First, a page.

The group from Dallas liked what they saw. They left Houston feeling elated, empowered, and determined. They were giddy at the thought of the fiefdoms they would create in Dallas.
The Dallas area may be a work in progress, but the Constables are still intent on imposing the Harris County Constable system in the Dallas area. Dallas area residents need to wake up and remove this cancer before it metathesizes. Get organized, contact your Commissioners and make your positions known. Make sure to involve the media in the fight. Let it be known the you want one, and only one County law enforcement agency in your County.
If you folks fall asleep at the wheel, you will wake up and find that the convoluted, budget-breaking, 9-headed bastard of a bird Harris County law enforcement system has found a new home in Dallas.

A Texas PO said...

I seem to recall a while back there was a proposal to adopt a new state constitution that would have given county control in large urban areas over to the largest city (i.e. Travis County functions turned over to Austin, Harris County to Houston), but the proposal was murdered since County Sheriffs, Commissioners, JPs, and Constables, could potentially have lost their positions. It makes sense to be, especially in those large areas, that the local municipalities take charge of these functions when so many law enforcement jurisdictions overlap. I've lived in places where, even in urban areas, city cops don't patrol the interstate because that is the sole jurisdiction of the highway patrol. I know many Constables and Constable Deputies, but you're right: they should be focusing on process serving and warrant service rather than traffic and investigation.

Anonymous said...

Keep you eyes on Montgomery County and the Precinct 4 Constable out East.
They work "drug interdiction" on Hwy 59, pulling folks over and making big busts. This guy will get out of control and bite off more than he can chew; hopefully before the next election.

Anonymous said...

ok, first of all-not all pcts are a waste of tx payers money. there are a few that actually work and to be quite frank-hpd and the s/o in harris county welcome the back up. i agree that there is no place in law enforcement for politics and that the good ol' boy system needs to disappear, after all it is 2011. all law enforcement agencies should be civil service, no one deparartment should be different from another-we all bleed red. sheriff's have contracts as well as constables and they do vacation watches also. hpd can not afford the time for community policing and if they could... their officers would be doing vacation watches too. truth be known? hpd, s/o and the connies all need each other-the city cant afford a big enough police force and the sheriff has to take care of the jail, so the patrol division is not large enough for the county. constables should be the patrol division for the sheriff and the sheriff should control the jail and supply the other divisions. constables should be able to transfer to other sheriff divisions within harris county-one big happy family. a cop is a cop, is a cop. and by the way cop is the acronym for constable on patrol---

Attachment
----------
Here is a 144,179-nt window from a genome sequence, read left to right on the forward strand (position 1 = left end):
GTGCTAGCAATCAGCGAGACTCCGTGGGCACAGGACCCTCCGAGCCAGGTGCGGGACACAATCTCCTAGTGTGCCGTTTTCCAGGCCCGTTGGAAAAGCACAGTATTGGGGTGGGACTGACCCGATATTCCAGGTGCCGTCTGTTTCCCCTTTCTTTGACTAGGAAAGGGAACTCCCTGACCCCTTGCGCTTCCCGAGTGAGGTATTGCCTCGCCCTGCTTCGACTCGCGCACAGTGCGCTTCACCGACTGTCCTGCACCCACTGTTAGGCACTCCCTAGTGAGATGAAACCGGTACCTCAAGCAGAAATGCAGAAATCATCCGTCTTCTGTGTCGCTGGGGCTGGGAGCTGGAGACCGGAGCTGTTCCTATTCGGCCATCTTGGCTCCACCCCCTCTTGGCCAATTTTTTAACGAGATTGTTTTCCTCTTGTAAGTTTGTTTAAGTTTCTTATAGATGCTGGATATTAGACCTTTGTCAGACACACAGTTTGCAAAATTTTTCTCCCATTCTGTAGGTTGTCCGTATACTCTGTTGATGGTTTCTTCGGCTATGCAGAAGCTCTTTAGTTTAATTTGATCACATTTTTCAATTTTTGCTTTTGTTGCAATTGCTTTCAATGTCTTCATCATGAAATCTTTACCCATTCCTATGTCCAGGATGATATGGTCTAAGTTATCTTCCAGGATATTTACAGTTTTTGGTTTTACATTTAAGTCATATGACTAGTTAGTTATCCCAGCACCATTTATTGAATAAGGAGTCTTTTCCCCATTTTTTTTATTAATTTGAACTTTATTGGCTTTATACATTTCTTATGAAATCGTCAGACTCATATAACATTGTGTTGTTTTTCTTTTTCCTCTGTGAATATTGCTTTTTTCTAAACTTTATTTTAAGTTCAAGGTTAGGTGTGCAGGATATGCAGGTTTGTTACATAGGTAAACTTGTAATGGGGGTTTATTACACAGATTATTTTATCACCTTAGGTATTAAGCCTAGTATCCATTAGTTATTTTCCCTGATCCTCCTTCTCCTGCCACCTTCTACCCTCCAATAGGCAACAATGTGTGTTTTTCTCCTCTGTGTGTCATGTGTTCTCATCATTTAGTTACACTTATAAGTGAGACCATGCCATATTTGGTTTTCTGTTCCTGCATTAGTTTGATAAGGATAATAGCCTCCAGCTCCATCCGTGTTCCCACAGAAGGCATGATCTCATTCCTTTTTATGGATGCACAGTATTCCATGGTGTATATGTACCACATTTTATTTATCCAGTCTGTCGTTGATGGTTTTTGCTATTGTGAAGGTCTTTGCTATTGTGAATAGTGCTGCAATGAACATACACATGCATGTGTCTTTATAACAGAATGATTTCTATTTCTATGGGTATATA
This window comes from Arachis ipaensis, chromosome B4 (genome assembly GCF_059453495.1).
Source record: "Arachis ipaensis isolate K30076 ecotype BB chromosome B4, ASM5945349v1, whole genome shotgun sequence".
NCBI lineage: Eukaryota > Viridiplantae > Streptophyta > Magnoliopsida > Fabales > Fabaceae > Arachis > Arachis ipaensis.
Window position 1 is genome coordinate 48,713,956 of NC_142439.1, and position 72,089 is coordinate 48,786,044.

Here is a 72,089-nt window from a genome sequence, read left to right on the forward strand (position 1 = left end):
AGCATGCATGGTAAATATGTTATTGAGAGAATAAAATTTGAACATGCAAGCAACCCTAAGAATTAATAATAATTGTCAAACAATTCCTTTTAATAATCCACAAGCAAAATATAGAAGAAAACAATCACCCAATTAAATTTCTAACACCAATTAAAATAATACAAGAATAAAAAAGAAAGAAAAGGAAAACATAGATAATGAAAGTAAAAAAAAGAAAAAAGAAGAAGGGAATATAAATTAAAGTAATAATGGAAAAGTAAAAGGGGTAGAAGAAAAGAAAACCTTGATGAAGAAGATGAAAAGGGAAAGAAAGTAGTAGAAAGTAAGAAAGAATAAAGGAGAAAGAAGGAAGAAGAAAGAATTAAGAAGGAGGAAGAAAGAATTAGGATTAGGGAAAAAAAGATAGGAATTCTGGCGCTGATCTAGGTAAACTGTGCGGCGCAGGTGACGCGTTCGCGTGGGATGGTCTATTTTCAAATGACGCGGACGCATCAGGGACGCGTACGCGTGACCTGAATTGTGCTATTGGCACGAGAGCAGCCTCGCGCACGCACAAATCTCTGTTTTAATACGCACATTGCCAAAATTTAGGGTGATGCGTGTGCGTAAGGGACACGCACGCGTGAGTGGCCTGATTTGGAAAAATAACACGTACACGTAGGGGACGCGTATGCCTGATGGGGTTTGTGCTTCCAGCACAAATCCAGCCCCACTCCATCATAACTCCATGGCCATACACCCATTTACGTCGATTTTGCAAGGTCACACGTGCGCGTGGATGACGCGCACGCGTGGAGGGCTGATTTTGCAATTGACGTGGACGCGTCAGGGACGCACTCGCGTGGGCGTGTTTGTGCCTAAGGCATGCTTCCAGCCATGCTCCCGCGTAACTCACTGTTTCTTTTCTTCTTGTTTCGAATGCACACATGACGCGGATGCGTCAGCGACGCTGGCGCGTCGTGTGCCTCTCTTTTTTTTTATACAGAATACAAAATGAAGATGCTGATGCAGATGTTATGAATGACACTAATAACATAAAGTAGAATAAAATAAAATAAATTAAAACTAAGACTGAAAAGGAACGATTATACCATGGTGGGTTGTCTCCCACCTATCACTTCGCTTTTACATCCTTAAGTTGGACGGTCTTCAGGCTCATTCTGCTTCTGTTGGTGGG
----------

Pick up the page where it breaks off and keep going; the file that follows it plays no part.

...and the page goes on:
Anonymous said...

Montgomery County Pct. 4 constables out of control already. They are know as the "cash cow" in Montgomery County. They are either unfamiliar with the Constitution and Bill of Rights or believe it does not apply to them. There is no accountability
The Montgomery County DAs office pursues all charges made without question because "they must stand behind there guys (cash cows)"

Anonymous said...

Why is a constable an anachronism and not a sheriff? Constables were here before the sheriff. And if you think sheriffs are immune from good ole boy cronyism then your neighbor must work for a Sheriff's Dept and y'all hunt or fish together.

In Harris County there are not enough sheriff deputies nor Houston officers. I gather the same people who think constables aren't needed are the same ones who gripe about hour long responses from sheriff or HPD. Constables have picked up a lot of the slack and many people have been helped by constables. So think on that next time you've waited an hour on someone to answer your call.

Gritsforbreakfast said...

12:42, actually IMO large counties would do well to consolidate police forces, including the Sheriff. But constables are smaller agencies and have expanded their activities beyond their traditional roles.

IMO coverage would be better if it weren't chopped up into so many fiefdoms, plus there's just not enough supervisory talent to run that many agencies. There's a lot of wasted resources from duplication of various departmental functions, from HR on down the list.

Finally, this is not a blog which "gripes about hour long responses," this is a place where we discuss solutions. If you want to know why response times are low, ask HPD sometime how many of their service calls are responses to false burglar alarms. In Austin the number is 12%. Reducing that number would do more to boost response times than buidling up lots of smaller agencies with their own extra bureaucracies, agendas, political intrigue, uncoordinated management, etc..